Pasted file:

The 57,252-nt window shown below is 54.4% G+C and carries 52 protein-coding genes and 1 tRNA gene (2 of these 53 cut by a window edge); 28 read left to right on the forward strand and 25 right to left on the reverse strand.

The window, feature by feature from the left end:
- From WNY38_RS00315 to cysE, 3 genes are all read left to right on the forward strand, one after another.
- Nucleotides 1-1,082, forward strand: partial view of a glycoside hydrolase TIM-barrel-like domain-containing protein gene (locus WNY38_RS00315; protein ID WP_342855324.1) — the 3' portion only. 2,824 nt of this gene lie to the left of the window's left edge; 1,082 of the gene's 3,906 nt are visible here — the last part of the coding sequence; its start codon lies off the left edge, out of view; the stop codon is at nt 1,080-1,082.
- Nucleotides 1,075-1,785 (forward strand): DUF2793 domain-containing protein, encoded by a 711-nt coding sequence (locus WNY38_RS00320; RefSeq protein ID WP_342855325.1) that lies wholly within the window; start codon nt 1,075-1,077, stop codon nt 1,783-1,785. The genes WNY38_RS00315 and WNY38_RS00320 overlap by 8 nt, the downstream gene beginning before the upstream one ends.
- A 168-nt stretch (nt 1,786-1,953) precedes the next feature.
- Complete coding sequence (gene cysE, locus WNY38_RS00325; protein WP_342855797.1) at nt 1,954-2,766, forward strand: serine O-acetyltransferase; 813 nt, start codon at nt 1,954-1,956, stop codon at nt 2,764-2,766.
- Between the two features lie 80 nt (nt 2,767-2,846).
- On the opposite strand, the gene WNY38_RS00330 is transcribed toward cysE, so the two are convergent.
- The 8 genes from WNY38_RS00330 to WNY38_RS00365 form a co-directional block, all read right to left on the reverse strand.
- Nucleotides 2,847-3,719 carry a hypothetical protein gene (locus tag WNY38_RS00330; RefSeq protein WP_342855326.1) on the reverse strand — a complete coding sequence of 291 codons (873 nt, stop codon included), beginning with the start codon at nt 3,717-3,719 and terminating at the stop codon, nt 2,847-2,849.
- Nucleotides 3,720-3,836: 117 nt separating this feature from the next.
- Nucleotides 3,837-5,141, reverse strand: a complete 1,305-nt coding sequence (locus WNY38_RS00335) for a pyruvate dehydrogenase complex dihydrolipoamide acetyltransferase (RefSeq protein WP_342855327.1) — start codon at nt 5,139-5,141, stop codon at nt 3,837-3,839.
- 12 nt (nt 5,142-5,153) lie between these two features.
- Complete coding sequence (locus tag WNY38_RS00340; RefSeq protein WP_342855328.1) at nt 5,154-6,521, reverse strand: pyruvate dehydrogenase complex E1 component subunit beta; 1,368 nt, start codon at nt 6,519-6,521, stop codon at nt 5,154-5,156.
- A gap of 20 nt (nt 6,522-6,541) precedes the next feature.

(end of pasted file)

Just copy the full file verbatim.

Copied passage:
The 57,252-nt window shown below is 54.4% G+C and carries 52 protein-coding genes and 1 tRNA gene (2 of these 53 cut by a window edge); 28 read left to right on the forward strand and 25 right to left on the reverse strand.

The window, feature by feature from the left end:
- From WNY38_RS00315 to cysE, 3 genes are all read left to right on the forward strand, one after another.
- Nucleotides 1-1,082, forward strand: partial view of a glycoside hydrolase TIM-barrel-like domain-containing protein gene (locus WNY38_RS00315; protein ID WP_342855324.1) — the 3' portion only. 2,824 nt of this gene lie to the left of the window's left edge; 1,082 of the gene's 3,906 nt are visible here — the last part of the coding sequence; its start codon lies off the left edge, out of view; the stop codon is at nt 1,080-1,082.
- Nucleotides 1,075-1,785 (forward strand): DUF2793 domain-containing protein, encoded by a 711-nt coding sequence (locus WNY38_RS00320; RefSeq protein ID WP_342855325.1) that lies wholly within the window; start codon nt 1,075-1,077, stop codon nt 1,783-1,785. The genes WNY38_RS00315 and WNY38_RS00320 overlap by 8 nt, the downstream gene beginning before the upstream one ends.
- A 168-nt stretch (nt 1,786-1,953) precedes the next feature.
- Complete coding sequence (gene cysE, locus WNY38_RS00325; protein WP_342855797.1) at nt 1,954-2,766, forward strand: serine O-acetyltransferase; 813 nt, start codon at nt 1,954-1,956, stop codon at nt 2,764-2,766.
- Between the two features lie 80 nt (nt 2,767-2,846).
- On the opposite strand, the gene WNY38_RS00330 is transcribed toward cysE, so the two are convergent.
- The 8 genes from WNY38_RS00330 to WNY38_RS00365 form a co-directional block, all read right to left on the reverse strand.
- Nucleotides 2,847-3,719 carry a hypothetical protein gene (locus tag WNY38_RS00330; RefSeq protein WP_342855326.1) on the reverse strand — a complete coding sequence of 291 codons (873 nt, stop codon included), beginning with the start codon at nt 3,717-3,719 and terminating at the stop codon, nt 2,847-2,849.
- Nucleotides 3,720-3,836: 117 nt separating this feature from the next.
- Nucleotides 3,837-5,141, reverse strand: a complete 1,305-nt coding sequence (locus WNY38_RS00335) for a pyruvate dehydrogenase complex dihydrolipoamide acetyltransferase (RefSeq protein WP_342855327.1) — start codon at nt 5,139-5,141, stop codon at nt 3,837-3,839.
- 12 nt (nt 5,142-5,153) lie between these two features.
- Complete coding sequence (locus tag WNY38_RS00340; RefSeq protein WP_342855328.1) at nt 5,154-6,521, reverse strand: pyruvate dehydrogenase complex E1 component subunit beta; 1,368 nt, start codon at nt 6,519-6,521, stop codon at nt 5,154-5,156.
- A gap of 20 nt (nt 6,522-6,541) precedes the next feature.